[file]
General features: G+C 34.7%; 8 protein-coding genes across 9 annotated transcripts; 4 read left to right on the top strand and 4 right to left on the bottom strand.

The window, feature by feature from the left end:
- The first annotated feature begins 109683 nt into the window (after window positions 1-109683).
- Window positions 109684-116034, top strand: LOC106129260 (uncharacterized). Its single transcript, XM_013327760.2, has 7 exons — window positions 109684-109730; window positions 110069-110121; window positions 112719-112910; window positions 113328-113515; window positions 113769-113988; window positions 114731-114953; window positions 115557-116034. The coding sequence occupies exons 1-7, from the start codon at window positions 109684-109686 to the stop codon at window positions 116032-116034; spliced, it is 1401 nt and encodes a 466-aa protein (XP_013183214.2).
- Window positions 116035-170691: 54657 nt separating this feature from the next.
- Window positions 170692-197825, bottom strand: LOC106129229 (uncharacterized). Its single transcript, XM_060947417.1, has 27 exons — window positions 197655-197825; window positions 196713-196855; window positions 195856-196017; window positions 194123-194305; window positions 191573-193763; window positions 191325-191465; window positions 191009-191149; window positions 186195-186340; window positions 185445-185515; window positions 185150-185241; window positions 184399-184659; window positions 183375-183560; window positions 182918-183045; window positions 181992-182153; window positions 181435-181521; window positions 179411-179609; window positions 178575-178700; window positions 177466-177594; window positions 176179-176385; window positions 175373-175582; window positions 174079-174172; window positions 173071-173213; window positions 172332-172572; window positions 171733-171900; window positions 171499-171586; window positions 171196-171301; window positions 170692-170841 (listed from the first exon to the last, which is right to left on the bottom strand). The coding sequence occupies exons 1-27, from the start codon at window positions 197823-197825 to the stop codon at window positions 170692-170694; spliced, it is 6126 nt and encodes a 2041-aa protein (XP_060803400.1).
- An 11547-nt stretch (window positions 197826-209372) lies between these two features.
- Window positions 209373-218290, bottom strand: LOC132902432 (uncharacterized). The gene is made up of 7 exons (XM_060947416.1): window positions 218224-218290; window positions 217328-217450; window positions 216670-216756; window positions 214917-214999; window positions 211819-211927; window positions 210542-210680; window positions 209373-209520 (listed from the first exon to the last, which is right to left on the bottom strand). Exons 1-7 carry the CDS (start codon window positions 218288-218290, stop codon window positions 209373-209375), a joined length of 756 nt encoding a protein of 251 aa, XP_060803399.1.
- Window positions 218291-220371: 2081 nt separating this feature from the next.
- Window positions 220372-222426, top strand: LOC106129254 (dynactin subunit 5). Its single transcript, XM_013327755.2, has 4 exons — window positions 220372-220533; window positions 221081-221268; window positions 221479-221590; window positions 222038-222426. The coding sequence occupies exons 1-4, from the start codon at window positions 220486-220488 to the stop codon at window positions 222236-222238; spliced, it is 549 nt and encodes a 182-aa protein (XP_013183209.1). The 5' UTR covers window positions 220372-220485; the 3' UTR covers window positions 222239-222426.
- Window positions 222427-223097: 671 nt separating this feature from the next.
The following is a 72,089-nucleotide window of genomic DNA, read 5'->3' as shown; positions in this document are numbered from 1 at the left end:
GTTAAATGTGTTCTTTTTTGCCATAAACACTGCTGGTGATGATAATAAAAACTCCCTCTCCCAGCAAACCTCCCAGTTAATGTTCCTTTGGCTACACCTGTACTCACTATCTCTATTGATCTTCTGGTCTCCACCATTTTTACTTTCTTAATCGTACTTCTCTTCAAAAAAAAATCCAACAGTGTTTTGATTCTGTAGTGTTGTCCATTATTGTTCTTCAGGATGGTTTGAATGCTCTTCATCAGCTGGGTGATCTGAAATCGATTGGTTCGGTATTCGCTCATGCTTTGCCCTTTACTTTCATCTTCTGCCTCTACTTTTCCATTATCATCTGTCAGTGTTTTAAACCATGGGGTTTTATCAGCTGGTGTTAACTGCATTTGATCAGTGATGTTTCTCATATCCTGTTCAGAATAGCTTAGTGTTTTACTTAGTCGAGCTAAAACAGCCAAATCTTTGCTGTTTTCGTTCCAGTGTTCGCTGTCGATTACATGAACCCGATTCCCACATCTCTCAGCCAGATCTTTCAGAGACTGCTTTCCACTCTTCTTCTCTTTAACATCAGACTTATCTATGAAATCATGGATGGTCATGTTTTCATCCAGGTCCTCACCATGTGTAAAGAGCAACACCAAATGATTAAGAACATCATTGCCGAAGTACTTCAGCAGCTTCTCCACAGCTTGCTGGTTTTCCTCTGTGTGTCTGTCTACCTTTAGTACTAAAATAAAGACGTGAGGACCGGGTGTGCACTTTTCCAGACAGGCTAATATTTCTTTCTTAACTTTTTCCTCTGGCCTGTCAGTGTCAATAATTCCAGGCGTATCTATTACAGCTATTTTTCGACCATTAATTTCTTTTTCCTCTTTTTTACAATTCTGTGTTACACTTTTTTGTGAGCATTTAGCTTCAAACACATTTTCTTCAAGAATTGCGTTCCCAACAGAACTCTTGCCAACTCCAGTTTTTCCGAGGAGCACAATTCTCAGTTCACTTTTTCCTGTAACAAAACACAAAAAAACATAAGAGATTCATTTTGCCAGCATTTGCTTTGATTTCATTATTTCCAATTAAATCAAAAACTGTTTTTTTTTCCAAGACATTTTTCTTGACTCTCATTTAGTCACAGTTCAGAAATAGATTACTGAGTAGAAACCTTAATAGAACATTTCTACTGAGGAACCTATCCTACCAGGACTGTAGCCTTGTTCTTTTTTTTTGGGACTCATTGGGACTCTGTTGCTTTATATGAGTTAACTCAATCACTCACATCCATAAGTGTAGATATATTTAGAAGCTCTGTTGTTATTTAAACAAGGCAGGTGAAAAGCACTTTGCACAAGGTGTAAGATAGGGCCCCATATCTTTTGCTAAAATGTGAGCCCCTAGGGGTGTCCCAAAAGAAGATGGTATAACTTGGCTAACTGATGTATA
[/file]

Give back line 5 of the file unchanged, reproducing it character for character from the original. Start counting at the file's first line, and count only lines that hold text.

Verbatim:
- Window positions 116035-170691: 54657 nt separating this feature from the next.